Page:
The Emerge sleeve demonstrated similar construction aspects to the Rehband, but lacked a little bit in the stitching. Their stitching was a little more spaced out, so it didn’t provide the tight pop when stretched like the Rehband.

In our gym sessions, we personally didn’t see any durability issues with the Emerge sleeve, but we felt the construction lacked slightly when compared to Rehband sleeves.

Winner: Rehband 7mm Knee Sleeves

Overall Winner: Rehband Knee Sleeves

Both of these sleeves performed well in the gym, yet when it came down to the small subtle differences, we thought Rehband slightly edged out Emerge. Their sleeves have a patented design with IWF and IPF competition approval.

But for the gym-goer who wants to be cost efficient and doesn’t need a competition approved sleeve, then you may be better off reaching for Emerge.

Jake Boly

Jake Boly

Jake holds a Master's in Sports Science and a Bachelor's in Exercise Science. Currently, Jake serves as the Fitness and Training Editor at BarBend.

He's a Certified Strength and Conditioning Specialist (CSCS) and has spoken at state conferences on the topics of writing in the fitness industry and building a brand.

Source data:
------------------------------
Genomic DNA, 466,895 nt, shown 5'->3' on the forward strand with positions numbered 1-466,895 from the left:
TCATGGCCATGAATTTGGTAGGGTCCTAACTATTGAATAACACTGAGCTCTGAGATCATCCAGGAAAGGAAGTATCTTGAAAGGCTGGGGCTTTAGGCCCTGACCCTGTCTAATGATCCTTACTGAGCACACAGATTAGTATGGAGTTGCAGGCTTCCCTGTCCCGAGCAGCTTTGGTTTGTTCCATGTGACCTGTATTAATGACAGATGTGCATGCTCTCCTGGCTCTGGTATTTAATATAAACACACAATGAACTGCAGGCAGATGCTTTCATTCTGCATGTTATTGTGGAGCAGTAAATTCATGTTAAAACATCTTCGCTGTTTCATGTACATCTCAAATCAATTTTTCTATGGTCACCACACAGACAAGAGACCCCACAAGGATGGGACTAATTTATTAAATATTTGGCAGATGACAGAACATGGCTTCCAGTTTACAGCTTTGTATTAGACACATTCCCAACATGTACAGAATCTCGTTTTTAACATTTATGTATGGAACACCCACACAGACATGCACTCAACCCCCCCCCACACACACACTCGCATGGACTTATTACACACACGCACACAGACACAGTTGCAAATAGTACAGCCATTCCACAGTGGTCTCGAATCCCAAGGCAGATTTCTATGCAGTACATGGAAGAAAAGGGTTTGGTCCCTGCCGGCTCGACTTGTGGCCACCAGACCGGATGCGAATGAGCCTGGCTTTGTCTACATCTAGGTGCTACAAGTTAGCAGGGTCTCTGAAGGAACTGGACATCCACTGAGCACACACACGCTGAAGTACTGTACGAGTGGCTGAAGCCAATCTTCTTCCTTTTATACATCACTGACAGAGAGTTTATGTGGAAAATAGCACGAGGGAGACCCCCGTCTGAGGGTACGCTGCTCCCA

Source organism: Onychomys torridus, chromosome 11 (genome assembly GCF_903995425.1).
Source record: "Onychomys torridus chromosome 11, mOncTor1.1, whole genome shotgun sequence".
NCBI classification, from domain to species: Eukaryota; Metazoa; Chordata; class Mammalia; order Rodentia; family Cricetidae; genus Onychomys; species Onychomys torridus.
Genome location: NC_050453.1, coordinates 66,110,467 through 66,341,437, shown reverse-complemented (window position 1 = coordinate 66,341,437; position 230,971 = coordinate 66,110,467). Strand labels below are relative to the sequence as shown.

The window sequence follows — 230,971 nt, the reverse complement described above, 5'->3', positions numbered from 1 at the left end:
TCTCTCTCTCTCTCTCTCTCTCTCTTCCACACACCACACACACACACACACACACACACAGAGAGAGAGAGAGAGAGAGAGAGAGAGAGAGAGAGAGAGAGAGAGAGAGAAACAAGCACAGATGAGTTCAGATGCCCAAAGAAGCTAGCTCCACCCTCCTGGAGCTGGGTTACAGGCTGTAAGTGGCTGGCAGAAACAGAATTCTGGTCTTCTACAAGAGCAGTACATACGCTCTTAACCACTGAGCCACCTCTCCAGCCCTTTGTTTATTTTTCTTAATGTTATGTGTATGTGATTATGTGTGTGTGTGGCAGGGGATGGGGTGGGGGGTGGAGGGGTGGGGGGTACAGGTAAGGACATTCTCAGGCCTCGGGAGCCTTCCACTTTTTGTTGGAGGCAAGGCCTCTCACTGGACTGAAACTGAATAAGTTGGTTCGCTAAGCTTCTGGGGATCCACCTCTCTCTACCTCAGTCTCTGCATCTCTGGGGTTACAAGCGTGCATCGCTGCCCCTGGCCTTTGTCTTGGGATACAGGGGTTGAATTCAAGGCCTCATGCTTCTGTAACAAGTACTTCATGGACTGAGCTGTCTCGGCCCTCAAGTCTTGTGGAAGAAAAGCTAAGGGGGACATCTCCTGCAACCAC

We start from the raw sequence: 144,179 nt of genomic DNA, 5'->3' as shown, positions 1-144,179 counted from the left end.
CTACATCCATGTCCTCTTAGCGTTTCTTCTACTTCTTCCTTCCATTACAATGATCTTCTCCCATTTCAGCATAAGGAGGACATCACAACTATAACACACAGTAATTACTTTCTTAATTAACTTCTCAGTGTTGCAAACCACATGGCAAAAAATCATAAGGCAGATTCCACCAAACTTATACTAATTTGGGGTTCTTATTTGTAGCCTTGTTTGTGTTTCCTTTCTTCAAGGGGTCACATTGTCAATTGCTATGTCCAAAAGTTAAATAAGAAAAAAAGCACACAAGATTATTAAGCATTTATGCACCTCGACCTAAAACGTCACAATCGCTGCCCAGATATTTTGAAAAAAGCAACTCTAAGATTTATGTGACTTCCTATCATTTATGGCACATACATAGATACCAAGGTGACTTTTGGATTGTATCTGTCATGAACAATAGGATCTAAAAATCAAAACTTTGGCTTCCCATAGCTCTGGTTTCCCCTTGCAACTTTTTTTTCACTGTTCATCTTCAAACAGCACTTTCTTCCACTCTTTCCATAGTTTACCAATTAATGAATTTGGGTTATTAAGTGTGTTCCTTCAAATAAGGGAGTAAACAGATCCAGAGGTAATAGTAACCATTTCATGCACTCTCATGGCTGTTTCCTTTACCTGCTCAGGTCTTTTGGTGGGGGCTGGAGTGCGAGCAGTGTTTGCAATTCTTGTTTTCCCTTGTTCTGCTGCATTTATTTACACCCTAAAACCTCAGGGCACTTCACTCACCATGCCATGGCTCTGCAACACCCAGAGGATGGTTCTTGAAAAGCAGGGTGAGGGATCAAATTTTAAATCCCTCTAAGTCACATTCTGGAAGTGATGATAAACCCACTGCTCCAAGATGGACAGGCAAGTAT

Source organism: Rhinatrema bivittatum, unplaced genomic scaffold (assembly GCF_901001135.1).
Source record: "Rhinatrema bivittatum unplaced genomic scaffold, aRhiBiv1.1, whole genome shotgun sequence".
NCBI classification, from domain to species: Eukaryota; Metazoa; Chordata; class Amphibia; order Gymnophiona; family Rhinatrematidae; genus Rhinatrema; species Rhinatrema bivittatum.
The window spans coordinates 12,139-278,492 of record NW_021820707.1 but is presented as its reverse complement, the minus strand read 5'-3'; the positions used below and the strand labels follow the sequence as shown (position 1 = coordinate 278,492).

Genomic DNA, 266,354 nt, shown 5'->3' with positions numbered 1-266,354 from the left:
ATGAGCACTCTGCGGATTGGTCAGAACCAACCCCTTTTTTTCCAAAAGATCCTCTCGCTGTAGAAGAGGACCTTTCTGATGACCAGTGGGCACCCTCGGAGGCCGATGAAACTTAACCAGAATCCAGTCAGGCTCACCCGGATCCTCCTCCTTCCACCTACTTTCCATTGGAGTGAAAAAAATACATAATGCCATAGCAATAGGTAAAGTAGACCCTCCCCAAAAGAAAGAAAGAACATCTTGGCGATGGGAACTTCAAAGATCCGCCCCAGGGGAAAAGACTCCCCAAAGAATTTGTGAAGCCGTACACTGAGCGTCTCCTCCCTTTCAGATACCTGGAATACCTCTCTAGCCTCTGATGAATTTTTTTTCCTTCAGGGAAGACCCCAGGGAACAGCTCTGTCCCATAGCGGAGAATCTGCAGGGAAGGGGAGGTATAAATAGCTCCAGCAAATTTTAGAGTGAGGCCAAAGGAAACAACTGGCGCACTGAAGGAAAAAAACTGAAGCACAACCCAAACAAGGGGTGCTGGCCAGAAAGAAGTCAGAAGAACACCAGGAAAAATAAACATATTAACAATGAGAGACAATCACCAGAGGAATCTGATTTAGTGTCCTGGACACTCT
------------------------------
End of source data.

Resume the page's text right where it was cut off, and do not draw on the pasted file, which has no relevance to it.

As of right now, Jake has published over 1,200 articles related to strength athletes and sports. Articles about powerlifting concepts, advanced strength & conditioning methods, and topics that sit atop a strong science foundation are Jake's bread-and-butter.

On top of his personal writing, Jake edits and plans content for 15 writers and strength coaches who come from every strength sport.

Prior to BarBend, Jake worked for two years as a strength and conditioning coach for hockey and lacrosse players, and a personal trainer the three years before that, and most recently he was the content writer at The Vitamin Shoppe's corporate office.

Jake competes in powerlifting in the 181 lb weight class, and considers himself a professional knee rehabber after tearing his quad squatting in 2017. On the side of writing full time, Jake works as a part-time strength coach and works with clients through his personal business Concrete Athletics in New York City.